Dia de los Muertos

Pierce College students experienced a different cultural view of death on Nov. 1 when Student Programs sponsored a Dia de los Muertos event in the College Center.

Dia de los Muertos is Spanish for “day of the dead.” Although it does recognize death, it’s not intended to be a sad remembrance in Mexican culture. An altar to the dead, traditional to the Mexican celebration of Dia de los Muertos, was set up in the commons.

“Dia de los Muertos is about bringing your family together and remembering those who have passed on,” Sarah Gardner, Student Programs diversity coordinator and organizer of the event, said.

Gardner had been planning this event since August and consulted with the Spanish instructors for ideas for the event.

Students participated in an activity decorating sugar cubes shaped like skulls, and they were able to snack on traditional Dia de los Muertos foods. Pan de muerto, which translates to “bread of the dead,” was served. It’s a sweet soft roll that can be covered in cinnamon sugar.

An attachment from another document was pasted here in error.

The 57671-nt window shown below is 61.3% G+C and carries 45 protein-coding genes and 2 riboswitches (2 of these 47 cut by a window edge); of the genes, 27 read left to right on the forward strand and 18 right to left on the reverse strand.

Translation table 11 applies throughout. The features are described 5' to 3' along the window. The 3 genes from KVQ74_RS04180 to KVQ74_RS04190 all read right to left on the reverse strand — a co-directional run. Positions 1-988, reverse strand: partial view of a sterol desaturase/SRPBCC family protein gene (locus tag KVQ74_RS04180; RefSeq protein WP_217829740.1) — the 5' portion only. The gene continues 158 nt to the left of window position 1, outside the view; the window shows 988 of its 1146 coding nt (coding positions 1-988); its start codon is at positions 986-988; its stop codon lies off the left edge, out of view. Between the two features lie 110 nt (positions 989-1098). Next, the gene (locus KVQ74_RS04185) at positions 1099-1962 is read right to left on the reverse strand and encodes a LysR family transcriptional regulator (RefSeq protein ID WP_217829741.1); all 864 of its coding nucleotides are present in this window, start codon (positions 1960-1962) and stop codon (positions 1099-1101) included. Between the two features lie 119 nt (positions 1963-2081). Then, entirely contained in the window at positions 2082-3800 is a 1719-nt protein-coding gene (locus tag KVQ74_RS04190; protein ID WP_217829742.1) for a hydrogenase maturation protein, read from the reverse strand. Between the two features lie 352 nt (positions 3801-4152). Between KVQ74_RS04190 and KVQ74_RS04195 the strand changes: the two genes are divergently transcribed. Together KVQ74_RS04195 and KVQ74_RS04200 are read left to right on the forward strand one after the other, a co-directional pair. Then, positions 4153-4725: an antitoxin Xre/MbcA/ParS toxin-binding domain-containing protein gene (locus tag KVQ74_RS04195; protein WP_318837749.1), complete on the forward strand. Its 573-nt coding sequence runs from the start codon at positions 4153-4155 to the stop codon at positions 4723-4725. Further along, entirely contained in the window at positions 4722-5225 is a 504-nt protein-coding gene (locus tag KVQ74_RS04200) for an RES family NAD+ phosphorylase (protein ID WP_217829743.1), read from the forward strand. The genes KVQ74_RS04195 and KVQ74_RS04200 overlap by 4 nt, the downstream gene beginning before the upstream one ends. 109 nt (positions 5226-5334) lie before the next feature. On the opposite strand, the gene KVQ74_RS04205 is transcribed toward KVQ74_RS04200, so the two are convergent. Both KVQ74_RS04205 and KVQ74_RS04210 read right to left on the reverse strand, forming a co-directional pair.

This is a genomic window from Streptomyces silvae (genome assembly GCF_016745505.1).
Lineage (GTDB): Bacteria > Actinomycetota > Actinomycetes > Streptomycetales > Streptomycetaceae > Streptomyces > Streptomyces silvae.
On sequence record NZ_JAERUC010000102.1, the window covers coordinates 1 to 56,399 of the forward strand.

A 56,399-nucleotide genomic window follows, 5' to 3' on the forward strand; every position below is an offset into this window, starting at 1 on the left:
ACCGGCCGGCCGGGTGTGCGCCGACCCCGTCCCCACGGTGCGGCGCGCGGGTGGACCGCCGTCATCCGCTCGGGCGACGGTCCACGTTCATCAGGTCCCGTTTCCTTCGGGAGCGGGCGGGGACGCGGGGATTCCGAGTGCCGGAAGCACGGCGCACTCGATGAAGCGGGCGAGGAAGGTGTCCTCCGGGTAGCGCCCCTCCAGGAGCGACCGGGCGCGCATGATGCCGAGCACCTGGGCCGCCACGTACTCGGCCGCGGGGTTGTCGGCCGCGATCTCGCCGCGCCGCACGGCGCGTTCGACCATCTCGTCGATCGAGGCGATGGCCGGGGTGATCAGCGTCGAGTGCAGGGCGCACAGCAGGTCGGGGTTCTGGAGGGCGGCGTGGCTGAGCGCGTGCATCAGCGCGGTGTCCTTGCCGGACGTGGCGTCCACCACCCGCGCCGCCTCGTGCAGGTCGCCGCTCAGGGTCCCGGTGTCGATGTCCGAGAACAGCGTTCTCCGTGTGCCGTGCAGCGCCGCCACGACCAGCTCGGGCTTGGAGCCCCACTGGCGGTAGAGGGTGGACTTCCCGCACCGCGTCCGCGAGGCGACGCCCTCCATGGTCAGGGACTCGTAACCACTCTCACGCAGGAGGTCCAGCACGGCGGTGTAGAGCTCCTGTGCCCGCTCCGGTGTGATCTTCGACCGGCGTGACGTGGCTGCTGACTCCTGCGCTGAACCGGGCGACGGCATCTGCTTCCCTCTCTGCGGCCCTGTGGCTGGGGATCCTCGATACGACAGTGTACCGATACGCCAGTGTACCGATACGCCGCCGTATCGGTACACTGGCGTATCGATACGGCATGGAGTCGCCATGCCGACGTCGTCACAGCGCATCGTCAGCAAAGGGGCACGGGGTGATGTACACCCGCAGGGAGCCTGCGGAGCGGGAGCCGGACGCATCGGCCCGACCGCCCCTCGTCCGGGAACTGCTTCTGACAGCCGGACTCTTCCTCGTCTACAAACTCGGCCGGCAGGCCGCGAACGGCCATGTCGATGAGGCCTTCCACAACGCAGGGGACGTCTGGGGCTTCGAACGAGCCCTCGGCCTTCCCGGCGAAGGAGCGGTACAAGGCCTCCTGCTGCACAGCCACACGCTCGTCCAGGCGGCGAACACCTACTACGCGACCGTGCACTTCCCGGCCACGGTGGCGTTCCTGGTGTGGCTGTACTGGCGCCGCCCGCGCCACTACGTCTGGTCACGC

Students were able to wash the pan de muerto down with a traditional drink called horchata, a sweet rice milk flavored with spices and vanilla.

Learning about other cultures or talking about death can be a challenge, especially when combining the two topics. It can be difficult, but the event seemed to be well embraced by students.

“Around 100 people attended Dia de los Muertos and I got an overall good response from the evaluations,” Gardner said. “A lot of students had heard of Dia de los Muertos but didn’t know much about what the holiday was really about.”

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Dia de los Muertos

by Genevieve Huard time to read: 1 min
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